The generator 10 further comprises reforming means, or a Fuel Processing System (FPS) comprising an autothermal reactor called “ATR” or “reformer 60” capable, in the presence of air and steam, of converting the primary fuel to a hydrogen-rich reformate.
The reformer 60 is supplied with compressed air from the outlet of the HP compressor 38, via a line 62, supplied with primary fuel, from a tank not shown, via a line 64, and supplied with water, in vapor form, via a line 66.
Prior to their introduction into the reformer 60, the reactants, that is, the primary fuel, water and air, are heated to about 700° C. via a heat exchanger 70 using a catalytic burner 72. The catalytic burner 72 is supplied with compressed air by the HP compressor 38 via a line 74, and with residual hydrogen, that is, not consumed by the fuel cell 20, via a line 76. After passing through the heat exchanger 70, the exhaust gases from the burner 72 are sent, via a line 78, to the inlet of the turbine 44, and then discharged to the exterior.
The reformate produced by the reformer 60, conveyed by a line 80, passes, successively in the reformate flow direction, through a High Temperature Shift (HTS) heat exchanger 82, an HTS purifier 84, a Low Temperature Shift (LTS) heat exchanger 86, an LTS purifier 88, a Preferential Oxidation (PrOx) heat exchanger 90, a preferential oxidation reactor PrOx 92, and a pre-anode condenser 94, before rejoining the anode compartment 26 of the fuel cell 20. The preferential oxidation reactor PrOx 92 is further supplied with compressed air from the HP compressor 38 via a line 95.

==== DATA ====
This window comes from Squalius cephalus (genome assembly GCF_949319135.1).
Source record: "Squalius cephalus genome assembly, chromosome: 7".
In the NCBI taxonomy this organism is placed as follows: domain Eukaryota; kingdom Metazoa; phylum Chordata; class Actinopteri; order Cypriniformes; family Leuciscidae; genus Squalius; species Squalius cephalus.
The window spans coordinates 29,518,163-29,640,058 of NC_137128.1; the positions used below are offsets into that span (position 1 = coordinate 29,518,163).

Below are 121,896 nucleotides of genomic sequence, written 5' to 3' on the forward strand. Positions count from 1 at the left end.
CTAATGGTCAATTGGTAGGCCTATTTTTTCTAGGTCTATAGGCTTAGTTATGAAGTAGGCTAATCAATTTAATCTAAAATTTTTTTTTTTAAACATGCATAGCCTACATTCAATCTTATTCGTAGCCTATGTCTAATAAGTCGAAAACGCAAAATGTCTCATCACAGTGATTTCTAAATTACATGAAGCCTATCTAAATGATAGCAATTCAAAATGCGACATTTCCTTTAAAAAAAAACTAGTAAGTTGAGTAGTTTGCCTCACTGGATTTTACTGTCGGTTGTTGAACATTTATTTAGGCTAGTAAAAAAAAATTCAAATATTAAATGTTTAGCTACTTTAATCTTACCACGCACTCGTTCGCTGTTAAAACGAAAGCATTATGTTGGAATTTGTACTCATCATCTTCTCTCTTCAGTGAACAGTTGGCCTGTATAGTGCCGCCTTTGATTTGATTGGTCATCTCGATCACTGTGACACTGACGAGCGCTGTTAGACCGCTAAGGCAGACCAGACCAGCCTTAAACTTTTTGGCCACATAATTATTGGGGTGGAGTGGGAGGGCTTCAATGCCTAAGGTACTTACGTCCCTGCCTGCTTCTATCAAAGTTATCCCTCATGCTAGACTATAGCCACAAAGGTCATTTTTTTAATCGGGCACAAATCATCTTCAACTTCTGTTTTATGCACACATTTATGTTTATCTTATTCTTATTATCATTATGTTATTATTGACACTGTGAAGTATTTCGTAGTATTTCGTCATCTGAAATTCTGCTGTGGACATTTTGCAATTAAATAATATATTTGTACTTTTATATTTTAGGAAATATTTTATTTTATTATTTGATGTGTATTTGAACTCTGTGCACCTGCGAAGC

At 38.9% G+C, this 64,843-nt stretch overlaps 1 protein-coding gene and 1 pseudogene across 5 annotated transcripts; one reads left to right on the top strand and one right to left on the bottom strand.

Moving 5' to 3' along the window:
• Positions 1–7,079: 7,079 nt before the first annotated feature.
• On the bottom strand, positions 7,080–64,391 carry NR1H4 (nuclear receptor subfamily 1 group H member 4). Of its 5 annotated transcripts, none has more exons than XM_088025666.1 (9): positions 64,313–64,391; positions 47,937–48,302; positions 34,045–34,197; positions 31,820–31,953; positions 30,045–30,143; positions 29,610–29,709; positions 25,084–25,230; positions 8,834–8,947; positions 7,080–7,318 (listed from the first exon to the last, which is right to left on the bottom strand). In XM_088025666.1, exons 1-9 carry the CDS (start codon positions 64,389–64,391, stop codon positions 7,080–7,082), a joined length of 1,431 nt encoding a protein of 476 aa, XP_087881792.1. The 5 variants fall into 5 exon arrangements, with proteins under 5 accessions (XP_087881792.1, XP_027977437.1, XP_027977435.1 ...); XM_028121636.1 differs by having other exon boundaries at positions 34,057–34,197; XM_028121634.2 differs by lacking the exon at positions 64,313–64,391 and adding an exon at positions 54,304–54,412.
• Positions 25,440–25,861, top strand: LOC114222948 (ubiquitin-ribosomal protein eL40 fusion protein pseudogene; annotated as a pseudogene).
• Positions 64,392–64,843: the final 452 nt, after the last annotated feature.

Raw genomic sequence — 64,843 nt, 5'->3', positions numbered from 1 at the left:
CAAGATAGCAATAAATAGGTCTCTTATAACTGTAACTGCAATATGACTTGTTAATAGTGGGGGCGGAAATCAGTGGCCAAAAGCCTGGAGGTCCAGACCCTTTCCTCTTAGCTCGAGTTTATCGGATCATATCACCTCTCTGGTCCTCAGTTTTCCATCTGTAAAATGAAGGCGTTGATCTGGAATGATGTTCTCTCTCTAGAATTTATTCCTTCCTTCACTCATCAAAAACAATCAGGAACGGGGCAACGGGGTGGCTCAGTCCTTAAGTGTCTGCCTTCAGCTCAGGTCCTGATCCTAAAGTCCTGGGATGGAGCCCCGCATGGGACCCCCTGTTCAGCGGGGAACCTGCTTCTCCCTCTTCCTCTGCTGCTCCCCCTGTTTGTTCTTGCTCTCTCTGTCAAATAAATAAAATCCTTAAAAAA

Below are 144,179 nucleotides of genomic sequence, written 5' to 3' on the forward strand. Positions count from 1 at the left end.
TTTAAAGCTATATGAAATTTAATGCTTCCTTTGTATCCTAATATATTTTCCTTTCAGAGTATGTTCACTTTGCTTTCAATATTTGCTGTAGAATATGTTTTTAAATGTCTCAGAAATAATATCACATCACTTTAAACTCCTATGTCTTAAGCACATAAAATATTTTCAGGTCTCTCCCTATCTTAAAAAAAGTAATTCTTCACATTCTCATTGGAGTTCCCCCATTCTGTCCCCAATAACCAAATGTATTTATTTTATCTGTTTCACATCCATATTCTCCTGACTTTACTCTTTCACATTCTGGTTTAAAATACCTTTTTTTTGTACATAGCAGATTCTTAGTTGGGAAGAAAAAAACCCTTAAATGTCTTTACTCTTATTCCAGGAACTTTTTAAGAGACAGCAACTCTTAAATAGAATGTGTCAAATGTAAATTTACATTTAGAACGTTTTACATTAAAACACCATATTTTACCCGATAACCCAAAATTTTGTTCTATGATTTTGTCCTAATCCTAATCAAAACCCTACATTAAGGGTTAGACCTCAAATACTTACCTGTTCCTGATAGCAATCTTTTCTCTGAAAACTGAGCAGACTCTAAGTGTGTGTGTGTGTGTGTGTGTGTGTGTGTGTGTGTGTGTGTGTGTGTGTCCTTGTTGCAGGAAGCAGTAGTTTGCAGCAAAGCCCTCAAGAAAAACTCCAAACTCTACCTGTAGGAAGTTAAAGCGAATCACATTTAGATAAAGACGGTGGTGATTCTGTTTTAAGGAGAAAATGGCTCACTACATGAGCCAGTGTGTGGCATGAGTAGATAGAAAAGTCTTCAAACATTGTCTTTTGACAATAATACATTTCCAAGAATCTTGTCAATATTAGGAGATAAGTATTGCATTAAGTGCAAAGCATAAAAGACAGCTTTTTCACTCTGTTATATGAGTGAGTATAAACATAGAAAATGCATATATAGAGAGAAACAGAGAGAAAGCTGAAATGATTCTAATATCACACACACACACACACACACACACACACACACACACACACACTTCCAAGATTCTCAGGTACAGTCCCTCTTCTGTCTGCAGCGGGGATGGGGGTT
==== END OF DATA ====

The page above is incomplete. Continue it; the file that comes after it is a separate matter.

The purification and Preferential oxidation serve to convert a large part of the CO present in the reformate to CO2.
The HTS 82, LTS 86 and PrOx 90 heat exchangers are used to cool the reformate between each treatment stage. They are cooled by a water flow to the reformer 60, the heat energy recovered by the water being usable in the heat exchanger 70 to vaporize and heat the reactants of the reformer 60, as shown, or of being used by an external cooling circuit. In
In the fuel cell 20, the hydrogen present in the reformate is partially converted by an electrochemical reaction to supply electricity. The hydrogen not consumed by the fuel cell 20, leaving the anode compartment 26 via a line 96, passes through an anode condenser 100, and then supplies the burner 72 via the line 76. The hot air leaving the cathode compartment 28 via a line 102 passes through a cathode condenser 104, and is then sent, via the line 46, to the turbine 44 and discharged to the exterior via the line 106.
The anode 100, cathode 104 and pre-anode 94 condensers are cooled by means of a condenser cooling circuit reference 110, comprising a radiator 112 for discharging the heat energy recovered to the exterior. The water recovered by these condensers is sent, via lines not shown, to a tank not shown, and then, as required, pumped to the inlets 114, 116 and 118 of the HTS 82, LTS 86 and PrOx 90 heat exchangers.